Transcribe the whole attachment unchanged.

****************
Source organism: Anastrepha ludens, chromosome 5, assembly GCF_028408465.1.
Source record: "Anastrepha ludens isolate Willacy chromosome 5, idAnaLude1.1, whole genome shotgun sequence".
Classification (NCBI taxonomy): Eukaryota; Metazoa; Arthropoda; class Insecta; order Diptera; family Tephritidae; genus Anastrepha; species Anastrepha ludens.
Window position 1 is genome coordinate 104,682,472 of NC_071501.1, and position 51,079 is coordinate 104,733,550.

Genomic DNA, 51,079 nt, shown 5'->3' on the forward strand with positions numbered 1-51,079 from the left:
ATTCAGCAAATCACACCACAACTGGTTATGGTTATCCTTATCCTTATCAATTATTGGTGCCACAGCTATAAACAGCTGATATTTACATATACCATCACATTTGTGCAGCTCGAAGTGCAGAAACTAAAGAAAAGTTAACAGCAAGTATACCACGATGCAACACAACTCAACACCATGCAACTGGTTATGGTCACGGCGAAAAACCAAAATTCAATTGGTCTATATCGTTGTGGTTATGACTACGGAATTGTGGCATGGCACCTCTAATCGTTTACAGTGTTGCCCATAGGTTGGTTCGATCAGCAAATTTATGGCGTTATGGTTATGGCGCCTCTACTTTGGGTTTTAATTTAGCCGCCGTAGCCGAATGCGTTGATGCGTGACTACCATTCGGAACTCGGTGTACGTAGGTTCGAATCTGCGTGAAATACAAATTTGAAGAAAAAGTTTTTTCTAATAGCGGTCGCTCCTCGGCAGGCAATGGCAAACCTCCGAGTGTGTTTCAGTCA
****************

Source organism: Anastrepha ludens, chromosome 5, assembly GCF_028408465.1.
Source record: "Anastrepha ludens isolate Willacy chromosome 5, idAnaLude1.1, whole genome shotgun sequence".
Classification (NCBI taxonomy): Eukaryota; Metazoa; Arthropoda; class Insecta; order Diptera; family Tephritidae; genus Anastrepha; species Anastrepha ludens.
Window position 1 is genome coordinate 104,682,472 of NC_071501.1, and position 51,079 is coordinate 104,733,550.

Genomic DNA, 51,079 nt, shown 5'->3' on the forward strand with positions numbered 1-51,079 from the left:
ATTCAGCAAATCACACCACAACTGGTTATGGTTATCCTTATCCTTATCAATTATTGGTGCCACAGCTATAAACAGCTGATATTTACATATACCATCACATTTGTGCAGCTCGAAGTGCAGAAACTAAAGAAAAGTTAACAGCAAGTATACCACGATGCAACACAACTCAACACCATGCAACTGGTTATGGTCACGGCGAAAAACCAAAATTCAATTGGTCTATATCGTTGTGGTTATGACTACGGAATTGTGGCATGGCACCTCTAATCGTTTACAGTGTTGCCCATAGGTTGGTTCGATCAGCAAATTTATGGCGTTATGGTTATGGCGCCTCTACTTTGGGTTTTAATTTAGCCGCCGTAGCCGAATGCGTTGATGCGTGACTACCATTCGGAACTCGGTGTACGTAGGTTCGAATCTGCGTGAAATACAAATTTGAAGAAAAAGTTTTTTCTAATAGCGGTCGCTCCTCGGCAGGCAATGGCAAACCTCCGAGTGTGTTTCAGTCA